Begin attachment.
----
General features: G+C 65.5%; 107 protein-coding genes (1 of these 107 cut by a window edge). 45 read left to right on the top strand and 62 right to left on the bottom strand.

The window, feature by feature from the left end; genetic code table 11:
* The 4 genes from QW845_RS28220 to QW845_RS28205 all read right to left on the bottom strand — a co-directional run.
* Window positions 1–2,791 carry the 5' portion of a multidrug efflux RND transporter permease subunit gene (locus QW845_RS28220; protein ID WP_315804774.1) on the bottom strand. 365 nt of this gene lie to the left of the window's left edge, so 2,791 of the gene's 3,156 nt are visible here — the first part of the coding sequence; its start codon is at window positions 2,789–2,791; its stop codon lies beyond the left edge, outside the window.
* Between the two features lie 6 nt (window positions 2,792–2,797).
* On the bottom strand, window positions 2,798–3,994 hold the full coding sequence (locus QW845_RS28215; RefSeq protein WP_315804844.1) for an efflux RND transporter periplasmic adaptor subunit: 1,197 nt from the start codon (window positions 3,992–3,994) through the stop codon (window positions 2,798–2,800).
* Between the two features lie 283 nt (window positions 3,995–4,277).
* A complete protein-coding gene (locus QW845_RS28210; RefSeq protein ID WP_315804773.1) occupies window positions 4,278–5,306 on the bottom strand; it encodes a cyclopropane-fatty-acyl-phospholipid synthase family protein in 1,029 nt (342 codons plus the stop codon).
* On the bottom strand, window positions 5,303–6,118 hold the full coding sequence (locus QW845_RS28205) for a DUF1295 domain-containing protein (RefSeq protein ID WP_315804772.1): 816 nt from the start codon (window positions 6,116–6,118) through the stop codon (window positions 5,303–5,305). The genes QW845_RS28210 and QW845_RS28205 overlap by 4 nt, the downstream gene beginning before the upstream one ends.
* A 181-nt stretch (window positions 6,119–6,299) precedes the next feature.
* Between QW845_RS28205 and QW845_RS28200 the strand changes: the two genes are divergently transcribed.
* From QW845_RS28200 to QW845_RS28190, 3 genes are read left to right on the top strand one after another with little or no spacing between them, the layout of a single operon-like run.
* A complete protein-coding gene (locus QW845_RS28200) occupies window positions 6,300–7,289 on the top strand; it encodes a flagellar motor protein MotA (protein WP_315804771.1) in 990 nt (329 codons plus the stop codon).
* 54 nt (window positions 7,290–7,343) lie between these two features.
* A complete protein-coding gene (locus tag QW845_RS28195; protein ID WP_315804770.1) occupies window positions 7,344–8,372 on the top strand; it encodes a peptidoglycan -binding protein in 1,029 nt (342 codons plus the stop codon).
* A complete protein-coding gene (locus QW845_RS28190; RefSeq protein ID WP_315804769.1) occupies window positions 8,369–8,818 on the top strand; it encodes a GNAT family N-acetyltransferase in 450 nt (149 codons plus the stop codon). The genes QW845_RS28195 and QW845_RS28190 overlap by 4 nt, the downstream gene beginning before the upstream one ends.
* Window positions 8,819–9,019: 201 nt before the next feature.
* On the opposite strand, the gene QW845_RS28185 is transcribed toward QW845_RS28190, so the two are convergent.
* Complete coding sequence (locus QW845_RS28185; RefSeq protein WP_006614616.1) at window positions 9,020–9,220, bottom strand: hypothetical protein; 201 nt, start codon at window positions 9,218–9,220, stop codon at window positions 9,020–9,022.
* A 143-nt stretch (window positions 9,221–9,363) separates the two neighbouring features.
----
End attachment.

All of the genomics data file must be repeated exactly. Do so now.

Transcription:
General features: G+C 65.5%; 107 protein-coding genes (1 of these 107 cut by a window edge). 45 read left to right on the top strand and 62 right to left on the bottom strand.

The window, feature by feature from the left end; genetic code table 11:
* The 4 genes from QW845_RS28220 to QW845_RS28205 all read right to left on the bottom strand — a co-directional run.
* Window positions 1–2,791 carry the 5' portion of a multidrug efflux RND transporter permease subunit gene (locus QW845_RS28220; protein ID WP_315804774.1) on the bottom strand. 365 nt of this gene lie to the left of the window's left edge, so 2,791 of the gene's 3,156 nt are visible here — the first part of the coding sequence; its start codon is at window positions 2,789–2,791; its stop codon lies beyond the left edge, outside the window.
* Between the two features lie 6 nt (window positions 2,792–2,797).
* On the bottom strand, window positions 2,798–3,994 hold the full coding sequence (locus QW845_RS28215; RefSeq protein WP_315804844.1) for an efflux RND transporter periplasmic adaptor subunit: 1,197 nt from the start codon (window positions 3,992–3,994) through the stop codon (window positions 2,798–2,800).
* Between the two features lie 283 nt (window positions 3,995–4,277).
* A complete protein-coding gene (locus QW845_RS28210; RefSeq protein ID WP_315804773.1) occupies window positions 4,278–5,306 on the bottom strand; it encodes a cyclopropane-fatty-acyl-phospholipid synthase family protein in 1,029 nt (342 codons plus the stop codon).
* On the bottom strand, window positions 5,303–6,118 hold the full coding sequence (locus QW845_RS28205) for a DUF1295 domain-containing protein (RefSeq protein ID WP_315804772.1): 816 nt from the start codon (window positions 6,116–6,118) through the stop codon (window positions 5,303–5,305). The genes QW845_RS28210 and QW845_RS28205 overlap by 4 nt, the downstream gene beginning before the upstream one ends.
* A 181-nt stretch (window positions 6,119–6,299) precedes the next feature.
* Between QW845_RS28205 and QW845_RS28200 the strand changes: the two genes are divergently transcribed.
* From QW845_RS28200 to QW845_RS28190, 3 genes are read left to right on the top strand one after another with little or no spacing between them, the layout of a single operon-like run.
* A complete protein-coding gene (locus QW845_RS28200) occupies window positions 6,300–7,289 on the top strand; it encodes a flagellar motor protein MotA (protein WP_315804771.1) in 990 nt (329 codons plus the stop codon).
* 54 nt (window positions 7,290–7,343) lie between these two features.
* A complete protein-coding gene (locus tag QW845_RS28195; protein ID WP_315804770.1) occupies window positions 7,344–8,372 on the top strand; it encodes a peptidoglycan -binding protein in 1,029 nt (342 codons plus the stop codon).
* A complete protein-coding gene (locus QW845_RS28190; RefSeq protein ID WP_315804769.1) occupies window positions 8,369–8,818 on the top strand; it encodes a GNAT family N-acetyltransferase in 450 nt (149 codons plus the stop codon). The genes QW845_RS28195 and QW845_RS28190 overlap by 4 nt, the downstream gene beginning before the upstream one ends.
* Window positions 8,819–9,019: 201 nt before the next feature.
* On the opposite strand, the gene QW845_RS28185 is transcribed toward QW845_RS28190, so the two are convergent.
* Complete coding sequence (locus QW845_RS28185; RefSeq protein WP_006614616.1) at window positions 9,020–9,220, bottom strand: hypothetical protein; 201 nt, start codon at window positions 9,218–9,220, stop codon at window positions 9,020–9,022.
* A 143-nt stretch (window positions 9,221–9,363) separates the two neighbouring features.